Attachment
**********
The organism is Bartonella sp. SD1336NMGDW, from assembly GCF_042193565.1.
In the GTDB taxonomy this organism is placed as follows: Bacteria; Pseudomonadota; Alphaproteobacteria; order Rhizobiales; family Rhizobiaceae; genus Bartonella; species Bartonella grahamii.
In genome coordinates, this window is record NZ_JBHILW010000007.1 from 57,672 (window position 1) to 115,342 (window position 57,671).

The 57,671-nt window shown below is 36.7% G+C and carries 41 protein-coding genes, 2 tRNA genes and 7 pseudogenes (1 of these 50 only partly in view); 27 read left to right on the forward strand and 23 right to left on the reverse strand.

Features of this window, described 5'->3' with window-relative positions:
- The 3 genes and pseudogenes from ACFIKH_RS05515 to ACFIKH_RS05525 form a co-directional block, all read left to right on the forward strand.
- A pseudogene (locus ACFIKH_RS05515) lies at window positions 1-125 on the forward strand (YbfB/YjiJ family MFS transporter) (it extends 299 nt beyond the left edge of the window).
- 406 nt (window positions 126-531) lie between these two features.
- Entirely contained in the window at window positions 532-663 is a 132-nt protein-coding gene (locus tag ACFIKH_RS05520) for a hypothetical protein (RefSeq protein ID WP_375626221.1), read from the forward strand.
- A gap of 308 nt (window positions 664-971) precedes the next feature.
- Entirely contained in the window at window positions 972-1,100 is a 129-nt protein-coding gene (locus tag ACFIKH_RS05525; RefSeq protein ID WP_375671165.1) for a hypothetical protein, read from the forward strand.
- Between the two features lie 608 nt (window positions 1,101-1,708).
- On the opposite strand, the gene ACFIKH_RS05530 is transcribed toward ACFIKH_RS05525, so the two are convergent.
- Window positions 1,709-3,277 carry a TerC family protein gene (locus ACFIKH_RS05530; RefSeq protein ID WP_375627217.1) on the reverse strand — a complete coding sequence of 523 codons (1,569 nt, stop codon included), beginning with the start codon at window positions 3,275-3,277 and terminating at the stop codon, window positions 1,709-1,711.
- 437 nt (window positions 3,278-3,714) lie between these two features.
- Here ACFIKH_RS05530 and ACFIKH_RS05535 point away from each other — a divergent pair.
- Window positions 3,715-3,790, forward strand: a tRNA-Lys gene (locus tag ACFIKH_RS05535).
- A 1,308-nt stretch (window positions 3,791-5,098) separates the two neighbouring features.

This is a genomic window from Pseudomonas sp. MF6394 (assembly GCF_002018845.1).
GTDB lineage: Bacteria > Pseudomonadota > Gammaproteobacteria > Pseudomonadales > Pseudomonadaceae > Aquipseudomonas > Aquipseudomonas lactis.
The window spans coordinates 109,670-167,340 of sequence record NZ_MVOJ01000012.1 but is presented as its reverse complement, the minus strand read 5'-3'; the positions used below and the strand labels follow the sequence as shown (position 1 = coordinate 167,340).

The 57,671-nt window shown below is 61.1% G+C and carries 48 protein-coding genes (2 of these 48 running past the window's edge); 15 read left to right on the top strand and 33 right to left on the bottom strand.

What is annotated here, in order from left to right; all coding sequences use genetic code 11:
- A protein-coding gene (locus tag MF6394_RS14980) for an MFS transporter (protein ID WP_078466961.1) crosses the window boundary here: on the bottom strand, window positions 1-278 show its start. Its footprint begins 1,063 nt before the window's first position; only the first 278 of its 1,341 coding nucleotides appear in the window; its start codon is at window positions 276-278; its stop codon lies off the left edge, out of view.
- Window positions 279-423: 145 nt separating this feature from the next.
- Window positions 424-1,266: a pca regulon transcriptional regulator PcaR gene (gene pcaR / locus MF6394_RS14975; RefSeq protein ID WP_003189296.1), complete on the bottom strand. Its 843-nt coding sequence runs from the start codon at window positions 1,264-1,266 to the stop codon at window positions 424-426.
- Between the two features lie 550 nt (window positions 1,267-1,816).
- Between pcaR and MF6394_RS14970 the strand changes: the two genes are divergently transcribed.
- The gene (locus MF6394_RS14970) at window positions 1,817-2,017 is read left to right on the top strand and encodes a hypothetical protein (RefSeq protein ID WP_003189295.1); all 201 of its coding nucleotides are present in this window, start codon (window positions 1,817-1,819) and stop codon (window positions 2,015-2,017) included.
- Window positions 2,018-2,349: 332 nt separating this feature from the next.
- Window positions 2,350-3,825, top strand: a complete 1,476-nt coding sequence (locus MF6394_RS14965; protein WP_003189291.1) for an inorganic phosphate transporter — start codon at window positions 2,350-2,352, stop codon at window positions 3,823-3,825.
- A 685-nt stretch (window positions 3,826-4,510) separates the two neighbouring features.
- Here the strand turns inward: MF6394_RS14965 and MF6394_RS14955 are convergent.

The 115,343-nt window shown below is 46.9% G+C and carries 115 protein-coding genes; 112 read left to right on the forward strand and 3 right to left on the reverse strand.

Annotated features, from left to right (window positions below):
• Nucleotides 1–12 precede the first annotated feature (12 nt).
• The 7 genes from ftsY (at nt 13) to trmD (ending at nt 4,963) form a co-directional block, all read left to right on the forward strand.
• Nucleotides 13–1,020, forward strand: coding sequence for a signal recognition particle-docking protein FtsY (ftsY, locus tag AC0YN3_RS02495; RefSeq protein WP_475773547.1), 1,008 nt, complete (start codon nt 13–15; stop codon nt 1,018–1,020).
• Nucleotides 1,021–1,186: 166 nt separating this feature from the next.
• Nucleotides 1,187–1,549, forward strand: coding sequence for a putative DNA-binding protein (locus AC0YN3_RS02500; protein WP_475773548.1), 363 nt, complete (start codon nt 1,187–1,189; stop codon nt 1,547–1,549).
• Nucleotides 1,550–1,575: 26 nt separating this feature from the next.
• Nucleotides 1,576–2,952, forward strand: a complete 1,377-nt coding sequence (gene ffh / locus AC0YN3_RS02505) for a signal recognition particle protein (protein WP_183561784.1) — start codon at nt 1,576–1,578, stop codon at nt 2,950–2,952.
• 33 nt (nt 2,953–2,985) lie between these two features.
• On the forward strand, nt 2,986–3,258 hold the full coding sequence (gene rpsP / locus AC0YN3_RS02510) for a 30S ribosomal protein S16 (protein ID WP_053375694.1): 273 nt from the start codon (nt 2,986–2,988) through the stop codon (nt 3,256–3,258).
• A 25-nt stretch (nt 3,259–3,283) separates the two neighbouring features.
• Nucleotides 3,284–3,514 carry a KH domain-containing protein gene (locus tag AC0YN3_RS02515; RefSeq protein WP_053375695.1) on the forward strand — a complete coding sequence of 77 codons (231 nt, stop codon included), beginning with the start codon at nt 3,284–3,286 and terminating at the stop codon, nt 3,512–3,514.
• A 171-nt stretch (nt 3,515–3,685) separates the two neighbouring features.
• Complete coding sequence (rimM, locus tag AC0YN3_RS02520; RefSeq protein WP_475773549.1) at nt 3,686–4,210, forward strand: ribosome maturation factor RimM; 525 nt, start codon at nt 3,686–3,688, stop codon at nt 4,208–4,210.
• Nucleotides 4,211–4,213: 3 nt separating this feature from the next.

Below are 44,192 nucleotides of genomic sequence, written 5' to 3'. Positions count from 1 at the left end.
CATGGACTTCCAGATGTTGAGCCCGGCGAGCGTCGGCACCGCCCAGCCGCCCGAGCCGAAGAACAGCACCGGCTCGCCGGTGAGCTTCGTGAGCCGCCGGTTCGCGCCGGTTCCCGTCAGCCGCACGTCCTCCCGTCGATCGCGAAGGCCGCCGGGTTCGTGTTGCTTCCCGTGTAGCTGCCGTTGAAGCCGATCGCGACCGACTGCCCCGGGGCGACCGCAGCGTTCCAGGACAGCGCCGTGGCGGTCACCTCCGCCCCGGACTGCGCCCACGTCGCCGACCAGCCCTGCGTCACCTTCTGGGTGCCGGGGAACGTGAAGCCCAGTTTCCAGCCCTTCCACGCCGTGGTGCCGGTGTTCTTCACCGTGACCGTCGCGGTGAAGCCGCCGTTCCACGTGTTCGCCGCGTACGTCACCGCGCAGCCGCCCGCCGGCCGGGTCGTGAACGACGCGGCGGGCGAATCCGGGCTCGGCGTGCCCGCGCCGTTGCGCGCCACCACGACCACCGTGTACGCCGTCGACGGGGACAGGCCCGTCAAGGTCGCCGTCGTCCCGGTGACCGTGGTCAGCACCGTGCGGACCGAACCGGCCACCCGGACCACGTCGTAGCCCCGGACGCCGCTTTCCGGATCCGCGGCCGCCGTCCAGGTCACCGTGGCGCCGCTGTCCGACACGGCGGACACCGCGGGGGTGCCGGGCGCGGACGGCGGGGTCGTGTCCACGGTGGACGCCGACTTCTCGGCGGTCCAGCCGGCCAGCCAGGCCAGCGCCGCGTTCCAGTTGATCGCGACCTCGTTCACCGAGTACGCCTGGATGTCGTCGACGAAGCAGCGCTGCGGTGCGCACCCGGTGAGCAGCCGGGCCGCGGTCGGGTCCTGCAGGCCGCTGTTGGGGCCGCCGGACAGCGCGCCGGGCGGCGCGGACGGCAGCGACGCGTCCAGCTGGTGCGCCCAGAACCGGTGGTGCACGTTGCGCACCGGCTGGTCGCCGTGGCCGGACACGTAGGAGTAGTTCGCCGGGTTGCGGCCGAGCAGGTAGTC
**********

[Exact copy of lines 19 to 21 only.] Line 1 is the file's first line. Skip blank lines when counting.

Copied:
This is a genomic window from Pseudomonas sp. MF6394 (assembly GCF_002018845.1).
GTDB lineage: Bacteria > Pseudomonadota > Gammaproteobacteria > Pseudomonadales > Pseudomonadaceae > Aquipseudomonas > Aquipseudomonas lactis.
The window spans coordinates 109,670-167,340 of sequence record NZ_MVOJ01000012.1 but is presented as its reverse complement, the minus strand read 5'-3'; the positions used below and the strand labels follow the sequence as shown (position 1 = coordinate 167,340).